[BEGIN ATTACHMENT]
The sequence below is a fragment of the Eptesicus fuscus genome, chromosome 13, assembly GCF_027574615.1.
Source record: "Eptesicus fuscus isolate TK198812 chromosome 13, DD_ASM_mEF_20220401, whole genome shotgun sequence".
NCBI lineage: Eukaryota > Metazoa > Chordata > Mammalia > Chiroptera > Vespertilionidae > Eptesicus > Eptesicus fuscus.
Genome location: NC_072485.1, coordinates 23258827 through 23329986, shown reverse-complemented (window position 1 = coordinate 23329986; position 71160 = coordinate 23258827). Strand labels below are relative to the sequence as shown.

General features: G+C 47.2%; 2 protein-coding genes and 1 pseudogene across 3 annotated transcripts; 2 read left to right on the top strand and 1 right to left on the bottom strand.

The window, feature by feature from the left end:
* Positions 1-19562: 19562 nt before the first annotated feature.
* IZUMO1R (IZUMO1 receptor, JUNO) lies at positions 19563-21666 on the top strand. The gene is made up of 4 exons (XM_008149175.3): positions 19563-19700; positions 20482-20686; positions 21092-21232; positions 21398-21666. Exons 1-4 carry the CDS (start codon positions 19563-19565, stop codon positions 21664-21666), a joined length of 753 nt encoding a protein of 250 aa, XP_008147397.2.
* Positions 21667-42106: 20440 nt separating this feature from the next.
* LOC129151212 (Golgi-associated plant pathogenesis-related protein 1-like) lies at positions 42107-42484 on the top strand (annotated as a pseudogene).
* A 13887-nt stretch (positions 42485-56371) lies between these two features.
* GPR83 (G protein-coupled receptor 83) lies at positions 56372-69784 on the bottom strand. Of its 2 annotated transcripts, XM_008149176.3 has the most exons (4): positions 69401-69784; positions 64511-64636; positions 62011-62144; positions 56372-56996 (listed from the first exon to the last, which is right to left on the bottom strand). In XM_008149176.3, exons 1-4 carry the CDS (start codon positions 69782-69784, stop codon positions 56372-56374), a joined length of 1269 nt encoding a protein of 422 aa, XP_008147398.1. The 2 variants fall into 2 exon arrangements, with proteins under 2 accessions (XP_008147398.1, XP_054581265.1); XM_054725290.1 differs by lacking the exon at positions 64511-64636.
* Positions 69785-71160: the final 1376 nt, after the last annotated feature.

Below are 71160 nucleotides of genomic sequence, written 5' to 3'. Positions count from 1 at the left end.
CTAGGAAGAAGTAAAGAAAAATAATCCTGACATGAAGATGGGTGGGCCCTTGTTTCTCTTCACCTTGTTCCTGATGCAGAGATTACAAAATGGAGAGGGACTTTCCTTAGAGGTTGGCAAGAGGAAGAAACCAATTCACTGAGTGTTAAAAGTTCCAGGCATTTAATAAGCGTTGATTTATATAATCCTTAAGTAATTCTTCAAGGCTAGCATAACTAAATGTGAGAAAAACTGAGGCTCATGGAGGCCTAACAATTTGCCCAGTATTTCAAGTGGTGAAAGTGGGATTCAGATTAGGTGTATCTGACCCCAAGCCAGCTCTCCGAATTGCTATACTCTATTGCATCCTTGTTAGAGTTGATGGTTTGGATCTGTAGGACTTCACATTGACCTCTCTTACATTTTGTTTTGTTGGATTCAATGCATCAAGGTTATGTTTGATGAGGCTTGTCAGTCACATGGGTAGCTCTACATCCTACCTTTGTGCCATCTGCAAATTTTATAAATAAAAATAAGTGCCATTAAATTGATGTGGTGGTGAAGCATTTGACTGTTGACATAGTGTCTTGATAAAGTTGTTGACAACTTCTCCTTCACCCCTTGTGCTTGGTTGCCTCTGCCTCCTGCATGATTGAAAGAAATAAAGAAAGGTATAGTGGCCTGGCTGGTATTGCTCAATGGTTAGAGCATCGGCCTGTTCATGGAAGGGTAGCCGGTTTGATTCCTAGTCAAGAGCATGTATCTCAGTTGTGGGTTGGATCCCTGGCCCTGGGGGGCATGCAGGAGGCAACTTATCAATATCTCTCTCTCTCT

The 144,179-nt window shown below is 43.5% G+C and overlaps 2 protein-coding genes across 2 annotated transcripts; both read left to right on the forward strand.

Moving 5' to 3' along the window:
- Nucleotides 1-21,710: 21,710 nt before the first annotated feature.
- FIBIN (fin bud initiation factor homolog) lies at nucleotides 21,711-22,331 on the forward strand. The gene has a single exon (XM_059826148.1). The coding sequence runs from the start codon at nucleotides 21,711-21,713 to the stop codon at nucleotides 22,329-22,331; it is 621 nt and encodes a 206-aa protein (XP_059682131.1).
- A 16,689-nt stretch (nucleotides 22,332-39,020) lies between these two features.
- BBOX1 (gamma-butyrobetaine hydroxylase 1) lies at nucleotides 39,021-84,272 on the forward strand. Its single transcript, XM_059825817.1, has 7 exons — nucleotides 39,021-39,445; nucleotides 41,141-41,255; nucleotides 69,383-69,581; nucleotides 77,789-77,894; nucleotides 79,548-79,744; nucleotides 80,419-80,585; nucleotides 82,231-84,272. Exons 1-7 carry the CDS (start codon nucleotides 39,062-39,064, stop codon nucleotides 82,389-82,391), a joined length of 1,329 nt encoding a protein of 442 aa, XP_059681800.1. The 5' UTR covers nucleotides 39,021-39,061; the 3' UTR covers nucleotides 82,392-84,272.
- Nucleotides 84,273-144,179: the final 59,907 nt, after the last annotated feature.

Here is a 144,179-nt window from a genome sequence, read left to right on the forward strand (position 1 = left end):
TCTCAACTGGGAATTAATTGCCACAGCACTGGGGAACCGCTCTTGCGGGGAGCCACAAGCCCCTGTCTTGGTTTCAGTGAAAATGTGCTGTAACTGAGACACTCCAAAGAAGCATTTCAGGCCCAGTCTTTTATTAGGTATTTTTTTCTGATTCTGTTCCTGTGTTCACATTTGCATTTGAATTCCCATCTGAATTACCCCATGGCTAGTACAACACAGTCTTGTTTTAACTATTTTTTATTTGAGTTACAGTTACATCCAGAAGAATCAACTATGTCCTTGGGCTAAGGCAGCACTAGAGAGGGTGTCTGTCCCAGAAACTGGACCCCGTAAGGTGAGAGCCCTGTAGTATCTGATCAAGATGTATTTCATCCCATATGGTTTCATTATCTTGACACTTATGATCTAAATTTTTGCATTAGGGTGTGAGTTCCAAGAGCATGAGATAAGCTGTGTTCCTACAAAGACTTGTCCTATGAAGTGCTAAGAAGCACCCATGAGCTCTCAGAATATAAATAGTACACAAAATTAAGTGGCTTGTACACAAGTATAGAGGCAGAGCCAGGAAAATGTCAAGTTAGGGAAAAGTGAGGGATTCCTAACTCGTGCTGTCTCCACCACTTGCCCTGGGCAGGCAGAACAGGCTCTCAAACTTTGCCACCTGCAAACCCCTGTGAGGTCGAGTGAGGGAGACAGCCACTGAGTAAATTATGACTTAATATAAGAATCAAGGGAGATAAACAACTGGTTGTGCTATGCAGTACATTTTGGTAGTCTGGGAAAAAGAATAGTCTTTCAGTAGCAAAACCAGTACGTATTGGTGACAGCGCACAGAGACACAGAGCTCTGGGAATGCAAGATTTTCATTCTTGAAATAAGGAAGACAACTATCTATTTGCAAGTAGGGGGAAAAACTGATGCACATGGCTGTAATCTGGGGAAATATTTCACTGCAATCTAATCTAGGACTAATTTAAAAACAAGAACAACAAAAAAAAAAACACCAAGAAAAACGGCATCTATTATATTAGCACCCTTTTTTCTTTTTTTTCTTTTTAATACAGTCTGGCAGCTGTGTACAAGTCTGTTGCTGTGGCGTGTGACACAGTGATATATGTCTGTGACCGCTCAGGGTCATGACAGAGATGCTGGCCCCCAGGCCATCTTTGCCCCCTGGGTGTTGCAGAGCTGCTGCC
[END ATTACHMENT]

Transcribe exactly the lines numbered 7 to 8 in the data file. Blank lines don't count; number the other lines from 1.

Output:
* Positions 1-19562: 19562 nt before the first annotated feature.
* IZUMO1R (IZUMO1 receptor, JUNO) lies at positions 19563-21666 on the top strand. The gene is made up of 4 exons (XM_008149175.3): positions 19563-19700; positions 20482-20686; positions 21092-21232; positions 21398-21666. Exons 1-4 carry the CDS (start codon positions 19563-19565, stop codon positions 21664-21666), a joined length of 753 nt encoding a protein of 250 aa, XP_008147397.2.